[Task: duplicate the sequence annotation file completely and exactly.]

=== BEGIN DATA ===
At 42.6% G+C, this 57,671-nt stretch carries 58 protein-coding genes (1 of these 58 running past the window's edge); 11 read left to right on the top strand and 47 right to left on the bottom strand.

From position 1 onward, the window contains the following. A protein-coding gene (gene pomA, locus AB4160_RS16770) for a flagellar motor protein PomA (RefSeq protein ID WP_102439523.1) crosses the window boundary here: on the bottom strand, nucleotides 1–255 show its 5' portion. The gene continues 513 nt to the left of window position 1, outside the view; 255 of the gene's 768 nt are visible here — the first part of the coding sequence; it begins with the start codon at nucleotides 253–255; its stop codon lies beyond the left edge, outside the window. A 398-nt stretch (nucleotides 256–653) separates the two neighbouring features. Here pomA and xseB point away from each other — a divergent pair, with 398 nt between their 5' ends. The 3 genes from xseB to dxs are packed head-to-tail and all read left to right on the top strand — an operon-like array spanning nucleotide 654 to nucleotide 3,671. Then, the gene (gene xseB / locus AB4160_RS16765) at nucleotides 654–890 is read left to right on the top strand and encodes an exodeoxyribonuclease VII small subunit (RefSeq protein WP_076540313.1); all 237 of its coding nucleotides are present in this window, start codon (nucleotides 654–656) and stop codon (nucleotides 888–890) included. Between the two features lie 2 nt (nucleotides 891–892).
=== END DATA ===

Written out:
At 42.6% G+C, this 57,671-nt stretch carries 58 protein-coding genes (1 of these 58 running past the window's edge); 11 read left to right on the top strand and 47 right to left on the bottom strand.

From position 1 onward, the window contains the following. A protein-coding gene (gene pomA, locus AB4160_RS16770) for a flagellar motor protein PomA (RefSeq protein ID WP_102439523.1) crosses the window boundary here: on the bottom strand, nucleotides 1–255 show its 5' portion. The gene continues 513 nt to the left of window position 1, outside the view; 255 of the gene's 768 nt are visible here — the first part of the coding sequence; it begins with the start codon at nucleotides 253–255; its stop codon lies beyond the left edge, outside the window. A 398-nt stretch (nucleotides 256–653) separates the two neighbouring features. Here pomA and xseB point away from each other — a divergent pair, with 398 nt between their 5' ends. The 3 genes from xseB to dxs are packed head-to-tail and all read left to right on the top strand — an operon-like array spanning nucleotide 654 to nucleotide 3,671. Then, the gene (gene xseB / locus AB4160_RS16765) at nucleotides 654–890 is read left to right on the top strand and encodes an exodeoxyribonuclease VII small subunit (RefSeq protein WP_076540313.1); all 237 of its coding nucleotides are present in this window, start codon (nucleotides 654–656) and stop codon (nucleotides 888–890) included. Between the two features lie 2 nt (nucleotides 891–892).